Viral videos… Even if it spreads like wildfire, it usually doesn’t carry the brand message itself and the brand behind is not seen. Then you have to make some kind of sequel or otherwise connect it with the message you want to deliver. What about the biker and the ROI?
The original video reached over two millions views and there were many positive reactions. The making of has 20k views on YouTube and almost 100k views on Vimeo. The bike company’s website traffic rose hundreds of percent.
You made some viral videos before. Would you share some more insights?
I have been interested in virals in general. I also study them from a slightly more academic perspective. I tried to create a video reflecting an actual event – when Barbora Tacheci (ex-boss of the Czech Radio 1) got crazy in a TV interview, I did a mash-up of her and Crazy Frog, and it hit the prime time on the most widely watched Czech TV (Nova). The other one was about the craze connected with Jozin z bazin (an old Czech song that made it big especially in Poland). These had reached millions of views before they got deleted (what you can see now are re-uploads).
So do you think it’s more about luck or is it possible to create a video you know will be a viral hit?
I think you can include some “buttons of buzz” that set the viral spreading… It could be a certain level of doubt about whether the thing is real (ideally on the very edge, so people can argue about it), it is certainly a fun moment, forbidden fruit (banned ads, stuff that is somehow politically incorrect) – it’s hard to plan and you have to feel it somehow. You must have great channels ready for sharing. Plus you certainly need to be lucky, that makes the difference between a limited and a huge success. And the situation is changing – because of previous virals. People have got suspicious, since now they see a video and their first thought is: ah, that’s got to be a commercial attempt created for a brand, I wonder who’s behind it. But on the other hand – in such a situation, there is a space for these “making of” videos as people want to know how it was done.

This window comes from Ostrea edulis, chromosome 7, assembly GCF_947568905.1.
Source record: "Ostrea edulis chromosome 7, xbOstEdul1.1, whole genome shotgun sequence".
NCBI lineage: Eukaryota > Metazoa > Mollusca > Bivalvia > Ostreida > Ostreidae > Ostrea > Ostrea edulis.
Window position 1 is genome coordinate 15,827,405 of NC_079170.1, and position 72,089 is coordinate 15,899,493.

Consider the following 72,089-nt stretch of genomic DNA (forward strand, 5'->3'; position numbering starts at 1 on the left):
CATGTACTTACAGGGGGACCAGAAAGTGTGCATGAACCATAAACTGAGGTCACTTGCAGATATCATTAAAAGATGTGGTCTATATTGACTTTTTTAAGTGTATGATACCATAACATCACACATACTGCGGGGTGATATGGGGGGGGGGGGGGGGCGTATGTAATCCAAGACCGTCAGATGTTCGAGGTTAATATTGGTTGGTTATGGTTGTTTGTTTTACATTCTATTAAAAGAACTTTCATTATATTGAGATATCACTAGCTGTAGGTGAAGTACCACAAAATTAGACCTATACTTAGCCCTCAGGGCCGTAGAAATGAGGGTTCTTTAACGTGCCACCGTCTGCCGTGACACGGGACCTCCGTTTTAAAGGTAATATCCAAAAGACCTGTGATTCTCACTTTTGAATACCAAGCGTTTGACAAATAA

Still most of the virals are not big hits. What goes wrong in the case of companies that badly want to have one created, but it doesn’t work out?
I think it’s because the companies try to create ads. They want the product to be seen, and that’s wrong, though understandable. In the end it’s quite simple – as the producer or the company, you should ask: if I saw this video on Facebook, would I share it? If not, then it’s not good enough. I think the way to get ahead is to step aside, think of a story that would carry the idea behind the brand and put all the focus on the story. Then it will work. You should create a video that shares the idea, not depicts the product. And then there are funny commercials that people like to send to their friends. But that’s a different genre.
Do you have any favorite examples of a company that uses virals in a successful way?
I have two big time favorites: Will It Blend? and Red Bull.
And then there are things like Debilni kecy (a copycat idea based on “Shit girls say”) – they appeal to an audience of natural born clickers (they do share a lot). But I think the connection of the idea behind the video and the product it intends to sell is too vague. Actually the last sequel Debilni kecy na dovolene has a good tagline and this one works.
If there was a deal coming your way – you have 40k euros to create the most viral video we have seen in a long time. For a bank. Would you do it?
Well, why not. I believe you can create a great viral video for almost any product. I’m actually working now on a series of viral videos I cannot really talk about much. But the client is probably as unattractive as the bank industry would be. One would say you can’t really create anything for these guys but I’m pretty sure it will work well.
What’s the budget?
Around 4,000 euros. A Czech client.
Your launch was kind of a viral show too…
Well, it was a live stream – as we are a video related website… It showed me standing on the top of one of the tallest building in Brno in a special costume with helium balloons. There was a like button and for each like VideoFlot got on Facebook, I added one more helium balloon – until there were so many of them, that I started to float away. And then we launched it. You can see the video covering the launch:
OK, safe flight! Enjoy Chile and good luck with VideoFlot!
Five tips from David Spáčil
Don’t be a di*k – this covers basically everything…
Do what you love – even if you don’t have the money and you struggle sometimes. It will pay off in the end.
Every time you want to create a viral – think about whom you would send it. If you wouldn’t do it, you have a video, but certainly not a viral one.
When it comes to start-ups, do the tough decision in the beginning. Do you want to earn some cash or do you want to change the world? If it is just about the money, go ahead and copy something – sell ties in a tin, it would be cool and you can get some quick money. But if you go for the big change, forget about the money. Page and Brin, Zuckerberg and many others didn’t thought about it either. If they did, the risk evaluation would be too grim for them to even try.
Find a dream team. You need people better than you (and reliable). And don’t care about lists of tips, make your own way!